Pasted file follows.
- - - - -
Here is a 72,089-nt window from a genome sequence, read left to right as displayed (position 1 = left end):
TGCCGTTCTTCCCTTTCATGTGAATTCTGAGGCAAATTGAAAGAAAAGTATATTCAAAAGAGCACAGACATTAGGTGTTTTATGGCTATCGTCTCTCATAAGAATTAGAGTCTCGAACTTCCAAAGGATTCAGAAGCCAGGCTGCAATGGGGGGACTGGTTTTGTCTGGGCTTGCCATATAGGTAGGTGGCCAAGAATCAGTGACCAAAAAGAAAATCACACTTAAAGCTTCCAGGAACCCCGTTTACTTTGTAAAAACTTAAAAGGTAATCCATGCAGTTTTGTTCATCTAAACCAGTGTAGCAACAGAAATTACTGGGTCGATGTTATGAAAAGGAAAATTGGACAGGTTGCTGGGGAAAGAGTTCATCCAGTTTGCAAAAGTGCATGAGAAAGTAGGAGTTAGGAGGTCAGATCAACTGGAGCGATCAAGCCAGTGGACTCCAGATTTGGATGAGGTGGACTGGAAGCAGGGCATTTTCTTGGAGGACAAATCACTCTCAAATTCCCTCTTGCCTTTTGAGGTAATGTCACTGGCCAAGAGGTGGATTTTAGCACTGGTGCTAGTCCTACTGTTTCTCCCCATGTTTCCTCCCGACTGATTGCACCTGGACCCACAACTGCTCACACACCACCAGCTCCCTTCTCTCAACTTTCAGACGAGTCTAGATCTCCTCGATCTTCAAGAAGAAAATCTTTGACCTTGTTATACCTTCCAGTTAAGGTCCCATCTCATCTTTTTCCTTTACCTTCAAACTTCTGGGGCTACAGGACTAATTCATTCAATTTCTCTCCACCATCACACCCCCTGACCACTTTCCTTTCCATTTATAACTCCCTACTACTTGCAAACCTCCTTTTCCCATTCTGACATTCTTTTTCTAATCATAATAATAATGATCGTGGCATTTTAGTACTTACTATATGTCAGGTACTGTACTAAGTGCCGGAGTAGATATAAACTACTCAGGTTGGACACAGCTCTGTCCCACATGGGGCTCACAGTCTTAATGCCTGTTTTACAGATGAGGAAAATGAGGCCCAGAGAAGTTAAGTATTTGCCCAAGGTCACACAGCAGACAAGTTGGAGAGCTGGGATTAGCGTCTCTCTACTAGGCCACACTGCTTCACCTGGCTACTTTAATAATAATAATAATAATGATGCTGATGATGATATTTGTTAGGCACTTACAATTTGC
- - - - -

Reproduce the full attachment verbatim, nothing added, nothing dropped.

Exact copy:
Here is a 72,089-nt window from a genome sequence, read left to right as displayed (position 1 = left end):
TGCCGTTCTTCCCTTTCATGTGAATTCTGAGGCAAATTGAAAGAAAAGTATATTCAAAAGAGCACAGACATTAGGTGTTTTATGGCTATCGTCTCTCATAAGAATTAGAGTCTCGAACTTCCAAAGGATTCAGAAGCCAGGCTGCAATGGGGGGACTGGTTTTGTCTGGGCTTGCCATATAGGTAGGTGGCCAAGAATCAGTGACCAAAAAGAAAATCACACTTAAAGCTTCCAGGAACCCCGTTTACTTTGTAAAAACTTAAAAGGTAATCCATGCAGTTTTGTTCATCTAAACCAGTGTAGCAACAGAAATTACTGGGTCGATGTTATGAAAAGGAAAATTGGACAGGTTGCTGGGGAAAGAGTTCATCCAGTTTGCAAAAGTGCATGAGAAAGTAGGAGTTAGGAGGTCAGATCAACTGGAGCGATCAAGCCAGTGGACTCCAGATTTGGATGAGGTGGACTGGAAGCAGGGCATTTTCTTGGAGGACAAATCACTCTCAAATTCCCTCTTGCCTTTTGAGGTAATGTCACTGGCCAAGAGGTGGATTTTAGCACTGGTGCTAGTCCTACTGTTTCTCCCCATGTTTCCTCCCGACTGATTGCACCTGGACCCACAACTGCTCACACACCACCAGCTCCCTTCTCTCAACTTTCAGACGAGTCTAGATCTCCTCGATCTTCAAGAAGAAAATCTTTGACCTTGTTATACCTTCCAGTTAAGGTCCCATCTCATCTTTTTCCTTTACCTTCAAACTTCTGGGGCTACAGGACTAATTCATTCAATTTCTCTCCACCATCACACCCCCTGACCACTTTCCTTTCCATTTATAACTCCCTACTACTTGCAAACCTCCTTTTCCCATTCTGACATTCTTTTTCTAATCATAATAATAATGATCGTGGCATTTTAGTACTTACTATATGTCAGGTACTGTACTAAGTGCCGGAGTAGATATAAACTACTCAGGTTGGACACAGCTCTGTCCCACATGGGGCTCACAGTCTTAATGCCTGTTTTACAGATGAGGAAAATGAGGCCCAGAGAAGTTAAGTATTTGCCCAAGGTCACACAGCAGACAAGTTGGAGAGCTGGGATTAGCGTCTCTCTACTAGGCCACACTGCTTCACCTGGCTACTTTAATAATAATAATAATAATGATGCTGATGATGATATTTGTTAGGCACTTACAATTTGC